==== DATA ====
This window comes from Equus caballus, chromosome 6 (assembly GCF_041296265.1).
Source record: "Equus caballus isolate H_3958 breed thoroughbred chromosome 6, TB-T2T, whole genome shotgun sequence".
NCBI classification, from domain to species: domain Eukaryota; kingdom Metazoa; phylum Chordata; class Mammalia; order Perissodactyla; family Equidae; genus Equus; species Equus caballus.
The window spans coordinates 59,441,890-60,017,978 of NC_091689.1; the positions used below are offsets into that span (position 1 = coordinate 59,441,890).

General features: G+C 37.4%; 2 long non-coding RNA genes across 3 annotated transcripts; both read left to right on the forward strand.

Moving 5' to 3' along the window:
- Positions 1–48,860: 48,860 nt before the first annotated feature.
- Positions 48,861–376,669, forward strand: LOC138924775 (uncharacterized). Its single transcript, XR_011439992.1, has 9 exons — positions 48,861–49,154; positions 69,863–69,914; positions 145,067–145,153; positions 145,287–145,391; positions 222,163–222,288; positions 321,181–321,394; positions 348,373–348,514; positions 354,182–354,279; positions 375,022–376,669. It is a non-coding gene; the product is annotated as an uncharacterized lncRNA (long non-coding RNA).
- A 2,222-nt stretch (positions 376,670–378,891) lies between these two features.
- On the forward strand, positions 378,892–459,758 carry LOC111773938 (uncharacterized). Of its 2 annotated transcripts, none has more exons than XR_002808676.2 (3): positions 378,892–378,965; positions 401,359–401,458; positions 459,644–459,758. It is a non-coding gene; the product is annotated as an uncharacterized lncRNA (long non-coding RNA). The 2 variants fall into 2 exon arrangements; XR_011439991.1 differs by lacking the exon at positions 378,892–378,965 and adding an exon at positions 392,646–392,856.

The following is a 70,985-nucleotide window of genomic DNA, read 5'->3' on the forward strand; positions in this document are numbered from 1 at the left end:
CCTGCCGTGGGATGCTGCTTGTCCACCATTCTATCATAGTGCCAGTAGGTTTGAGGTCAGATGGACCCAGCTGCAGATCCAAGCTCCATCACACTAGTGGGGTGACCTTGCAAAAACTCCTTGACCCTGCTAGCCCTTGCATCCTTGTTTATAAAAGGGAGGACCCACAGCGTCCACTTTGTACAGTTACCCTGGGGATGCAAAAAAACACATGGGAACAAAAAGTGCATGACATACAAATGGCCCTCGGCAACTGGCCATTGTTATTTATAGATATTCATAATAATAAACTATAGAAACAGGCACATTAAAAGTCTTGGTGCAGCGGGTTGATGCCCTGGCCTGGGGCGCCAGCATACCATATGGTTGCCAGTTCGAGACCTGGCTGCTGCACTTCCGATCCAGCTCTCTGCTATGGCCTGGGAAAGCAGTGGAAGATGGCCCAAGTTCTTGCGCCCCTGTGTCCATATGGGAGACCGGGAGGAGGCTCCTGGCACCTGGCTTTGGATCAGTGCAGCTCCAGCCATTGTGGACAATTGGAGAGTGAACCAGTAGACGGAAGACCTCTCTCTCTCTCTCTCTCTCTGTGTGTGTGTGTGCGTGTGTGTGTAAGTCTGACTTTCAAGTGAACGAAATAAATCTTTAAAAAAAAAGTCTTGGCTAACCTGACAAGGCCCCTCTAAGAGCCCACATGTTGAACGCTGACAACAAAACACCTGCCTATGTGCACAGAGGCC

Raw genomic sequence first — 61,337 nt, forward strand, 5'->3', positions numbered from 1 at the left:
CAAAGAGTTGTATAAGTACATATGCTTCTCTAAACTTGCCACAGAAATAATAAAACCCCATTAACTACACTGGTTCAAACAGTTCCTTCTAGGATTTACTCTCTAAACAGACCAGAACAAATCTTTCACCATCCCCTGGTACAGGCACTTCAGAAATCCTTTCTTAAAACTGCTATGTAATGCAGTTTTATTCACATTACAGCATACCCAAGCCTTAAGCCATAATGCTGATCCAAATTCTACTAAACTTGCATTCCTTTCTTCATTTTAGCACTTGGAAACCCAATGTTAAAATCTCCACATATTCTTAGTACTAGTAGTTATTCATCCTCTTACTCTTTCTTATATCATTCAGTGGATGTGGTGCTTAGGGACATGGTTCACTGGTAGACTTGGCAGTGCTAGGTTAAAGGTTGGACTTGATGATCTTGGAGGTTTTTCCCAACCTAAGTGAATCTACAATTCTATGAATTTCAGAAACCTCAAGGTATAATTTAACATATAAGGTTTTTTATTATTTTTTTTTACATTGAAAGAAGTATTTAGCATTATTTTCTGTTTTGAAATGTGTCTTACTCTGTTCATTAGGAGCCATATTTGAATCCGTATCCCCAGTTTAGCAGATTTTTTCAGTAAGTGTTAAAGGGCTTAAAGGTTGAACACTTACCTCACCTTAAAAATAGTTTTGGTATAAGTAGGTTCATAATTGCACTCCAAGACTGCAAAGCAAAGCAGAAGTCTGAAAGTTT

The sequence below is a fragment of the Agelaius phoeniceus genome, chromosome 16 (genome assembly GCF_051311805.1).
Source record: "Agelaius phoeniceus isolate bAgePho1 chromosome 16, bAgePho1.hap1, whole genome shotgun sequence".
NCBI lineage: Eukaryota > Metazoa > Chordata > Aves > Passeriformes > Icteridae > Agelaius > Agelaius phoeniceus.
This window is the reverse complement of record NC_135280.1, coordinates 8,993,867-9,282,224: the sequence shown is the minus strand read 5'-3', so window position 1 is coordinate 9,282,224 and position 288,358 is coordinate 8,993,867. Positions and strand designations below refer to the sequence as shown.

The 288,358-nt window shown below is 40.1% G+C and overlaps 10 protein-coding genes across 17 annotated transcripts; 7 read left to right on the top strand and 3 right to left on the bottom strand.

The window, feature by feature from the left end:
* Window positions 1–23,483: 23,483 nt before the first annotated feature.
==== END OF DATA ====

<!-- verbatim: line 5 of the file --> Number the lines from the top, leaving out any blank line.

General features: G+C 37.4%; 2 long non-coding RNA genes across 3 annotated transcripts; both read left to right on the forward strand.